While Hopkins was in the building, police at the intersection of East 21st and North Charles streets used a loudspeaker to urge him to answer a phone ringing on the third floor. They said he could resolve the situation peacefully and offered him medical attention if he needed it.

At 8 a.m., numerous people waited at the perimeter of the scene, unable to get to their homes, jobs, cars and a methadone program on Maryland Avenue.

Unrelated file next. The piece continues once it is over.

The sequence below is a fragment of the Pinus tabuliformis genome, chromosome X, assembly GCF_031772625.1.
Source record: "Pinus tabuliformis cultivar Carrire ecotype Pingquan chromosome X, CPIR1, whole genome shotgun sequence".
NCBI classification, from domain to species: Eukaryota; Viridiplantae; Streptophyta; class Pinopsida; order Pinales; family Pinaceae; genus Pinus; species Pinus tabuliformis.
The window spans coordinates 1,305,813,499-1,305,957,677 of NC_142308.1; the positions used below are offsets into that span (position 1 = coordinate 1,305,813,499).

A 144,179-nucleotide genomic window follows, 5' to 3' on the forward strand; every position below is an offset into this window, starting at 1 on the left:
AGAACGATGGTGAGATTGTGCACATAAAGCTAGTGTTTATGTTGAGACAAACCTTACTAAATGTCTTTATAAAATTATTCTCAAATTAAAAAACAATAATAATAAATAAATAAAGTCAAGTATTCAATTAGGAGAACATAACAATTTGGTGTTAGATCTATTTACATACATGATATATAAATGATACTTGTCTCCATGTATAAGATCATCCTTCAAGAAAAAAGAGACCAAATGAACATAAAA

John King, 71, who said he's lived for 30 years about two blocks north of the standoff scene, said police came to his door about 5 a.m. and told him to stay inside.

Baltimore Sun reporter Justin Fenton contributed to this article.

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